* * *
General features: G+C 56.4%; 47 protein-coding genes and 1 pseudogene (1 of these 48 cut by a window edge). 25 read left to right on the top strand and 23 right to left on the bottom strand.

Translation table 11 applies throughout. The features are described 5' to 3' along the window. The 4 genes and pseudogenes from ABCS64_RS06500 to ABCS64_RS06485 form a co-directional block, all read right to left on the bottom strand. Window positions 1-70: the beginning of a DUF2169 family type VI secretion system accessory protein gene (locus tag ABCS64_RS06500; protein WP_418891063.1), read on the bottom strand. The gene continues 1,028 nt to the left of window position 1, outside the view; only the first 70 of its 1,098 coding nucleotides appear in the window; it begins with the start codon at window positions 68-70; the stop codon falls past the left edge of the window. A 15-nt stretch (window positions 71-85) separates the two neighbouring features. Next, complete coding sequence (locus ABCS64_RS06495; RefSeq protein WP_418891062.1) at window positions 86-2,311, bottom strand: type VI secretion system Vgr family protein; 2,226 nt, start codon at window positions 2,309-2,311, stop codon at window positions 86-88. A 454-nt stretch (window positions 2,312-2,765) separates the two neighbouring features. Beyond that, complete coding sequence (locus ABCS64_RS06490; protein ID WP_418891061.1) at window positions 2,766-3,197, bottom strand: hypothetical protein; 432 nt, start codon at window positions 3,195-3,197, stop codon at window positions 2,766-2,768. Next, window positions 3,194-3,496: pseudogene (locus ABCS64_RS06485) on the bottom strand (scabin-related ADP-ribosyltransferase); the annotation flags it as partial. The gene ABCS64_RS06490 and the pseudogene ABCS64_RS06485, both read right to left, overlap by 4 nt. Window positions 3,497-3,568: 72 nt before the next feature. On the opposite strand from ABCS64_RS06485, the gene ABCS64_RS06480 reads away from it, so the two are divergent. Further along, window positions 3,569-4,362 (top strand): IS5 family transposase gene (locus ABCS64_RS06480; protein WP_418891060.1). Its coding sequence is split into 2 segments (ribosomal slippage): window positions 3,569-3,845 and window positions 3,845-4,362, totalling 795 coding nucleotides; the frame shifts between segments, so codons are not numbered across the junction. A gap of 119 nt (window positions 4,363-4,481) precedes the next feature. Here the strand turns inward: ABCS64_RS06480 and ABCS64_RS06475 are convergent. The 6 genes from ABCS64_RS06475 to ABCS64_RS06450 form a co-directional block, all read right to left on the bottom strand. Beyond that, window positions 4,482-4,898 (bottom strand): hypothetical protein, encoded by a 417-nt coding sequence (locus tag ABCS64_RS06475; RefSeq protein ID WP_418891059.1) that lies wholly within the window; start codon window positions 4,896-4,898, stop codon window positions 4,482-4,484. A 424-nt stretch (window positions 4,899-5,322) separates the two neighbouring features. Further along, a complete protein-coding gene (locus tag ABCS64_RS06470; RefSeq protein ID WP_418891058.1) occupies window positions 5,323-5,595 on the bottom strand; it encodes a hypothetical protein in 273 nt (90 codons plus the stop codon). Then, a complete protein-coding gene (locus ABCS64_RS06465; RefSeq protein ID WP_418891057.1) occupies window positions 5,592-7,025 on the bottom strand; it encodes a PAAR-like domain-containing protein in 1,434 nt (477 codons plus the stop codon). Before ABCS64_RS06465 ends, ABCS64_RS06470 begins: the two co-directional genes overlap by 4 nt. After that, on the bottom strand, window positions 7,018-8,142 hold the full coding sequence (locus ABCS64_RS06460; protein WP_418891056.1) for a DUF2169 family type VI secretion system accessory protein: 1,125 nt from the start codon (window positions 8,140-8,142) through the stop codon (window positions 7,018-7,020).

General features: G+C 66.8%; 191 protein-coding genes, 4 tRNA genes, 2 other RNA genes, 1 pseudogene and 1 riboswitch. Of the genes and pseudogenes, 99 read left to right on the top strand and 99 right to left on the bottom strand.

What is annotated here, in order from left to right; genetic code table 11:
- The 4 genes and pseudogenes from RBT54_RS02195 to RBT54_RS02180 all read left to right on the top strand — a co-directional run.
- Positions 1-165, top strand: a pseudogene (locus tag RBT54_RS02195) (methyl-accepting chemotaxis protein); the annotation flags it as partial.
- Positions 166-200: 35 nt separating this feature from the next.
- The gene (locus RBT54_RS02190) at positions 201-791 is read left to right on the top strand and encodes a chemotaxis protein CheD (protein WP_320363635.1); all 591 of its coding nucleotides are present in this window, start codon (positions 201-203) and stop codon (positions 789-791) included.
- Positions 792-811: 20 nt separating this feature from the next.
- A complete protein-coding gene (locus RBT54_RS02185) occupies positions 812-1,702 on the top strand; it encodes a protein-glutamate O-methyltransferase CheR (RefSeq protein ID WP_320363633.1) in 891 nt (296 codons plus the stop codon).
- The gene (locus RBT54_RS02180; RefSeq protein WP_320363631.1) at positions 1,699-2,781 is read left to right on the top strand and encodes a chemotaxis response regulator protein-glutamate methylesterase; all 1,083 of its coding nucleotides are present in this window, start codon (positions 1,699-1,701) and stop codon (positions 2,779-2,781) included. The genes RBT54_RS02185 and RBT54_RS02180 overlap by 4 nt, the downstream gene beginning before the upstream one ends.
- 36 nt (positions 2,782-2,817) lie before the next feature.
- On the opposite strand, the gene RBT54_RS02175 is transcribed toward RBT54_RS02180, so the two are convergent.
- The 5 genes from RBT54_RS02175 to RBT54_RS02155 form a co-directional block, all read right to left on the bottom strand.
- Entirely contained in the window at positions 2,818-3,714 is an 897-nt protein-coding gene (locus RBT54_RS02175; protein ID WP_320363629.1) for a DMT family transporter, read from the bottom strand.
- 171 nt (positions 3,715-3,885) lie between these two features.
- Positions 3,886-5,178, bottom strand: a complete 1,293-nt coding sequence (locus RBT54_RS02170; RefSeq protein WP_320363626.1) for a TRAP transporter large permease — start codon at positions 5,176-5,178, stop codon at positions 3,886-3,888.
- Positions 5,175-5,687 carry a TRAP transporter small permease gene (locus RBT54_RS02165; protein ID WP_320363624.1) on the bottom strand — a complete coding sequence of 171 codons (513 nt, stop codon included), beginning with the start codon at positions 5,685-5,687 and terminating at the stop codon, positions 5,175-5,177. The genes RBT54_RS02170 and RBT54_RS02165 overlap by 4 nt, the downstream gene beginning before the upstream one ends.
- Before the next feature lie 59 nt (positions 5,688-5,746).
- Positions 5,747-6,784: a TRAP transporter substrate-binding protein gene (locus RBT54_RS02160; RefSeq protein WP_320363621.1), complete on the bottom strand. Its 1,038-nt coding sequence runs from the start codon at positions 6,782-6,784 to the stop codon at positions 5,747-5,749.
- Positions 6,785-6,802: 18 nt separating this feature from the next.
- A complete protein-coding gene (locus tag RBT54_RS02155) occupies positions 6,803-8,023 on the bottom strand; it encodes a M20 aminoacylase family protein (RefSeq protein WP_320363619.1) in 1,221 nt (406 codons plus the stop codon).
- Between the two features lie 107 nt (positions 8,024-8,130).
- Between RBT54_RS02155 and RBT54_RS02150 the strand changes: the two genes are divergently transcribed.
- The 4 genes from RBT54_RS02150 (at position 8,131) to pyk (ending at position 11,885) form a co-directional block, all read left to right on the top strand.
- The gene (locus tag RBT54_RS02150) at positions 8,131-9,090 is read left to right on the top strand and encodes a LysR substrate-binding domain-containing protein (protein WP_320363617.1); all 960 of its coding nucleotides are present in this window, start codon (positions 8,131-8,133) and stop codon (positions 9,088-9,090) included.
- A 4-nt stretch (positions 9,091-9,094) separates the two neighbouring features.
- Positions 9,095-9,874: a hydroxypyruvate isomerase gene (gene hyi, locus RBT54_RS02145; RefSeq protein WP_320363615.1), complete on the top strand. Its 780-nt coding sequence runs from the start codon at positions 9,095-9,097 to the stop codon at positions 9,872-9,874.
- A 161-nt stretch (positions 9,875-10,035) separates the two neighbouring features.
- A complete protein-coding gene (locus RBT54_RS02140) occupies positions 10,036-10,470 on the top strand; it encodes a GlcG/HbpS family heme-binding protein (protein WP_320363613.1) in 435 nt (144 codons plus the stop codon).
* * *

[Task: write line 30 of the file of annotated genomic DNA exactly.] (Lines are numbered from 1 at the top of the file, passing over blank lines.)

- A complete protein-coding gene (locus RBT54_RS02140) occupies positions 10,036-10,470 on the top strand; it encodes a GlcG/HbpS family heme-binding protein (protein WP_320363613.1) in 435 nt (144 codons plus the stop codon).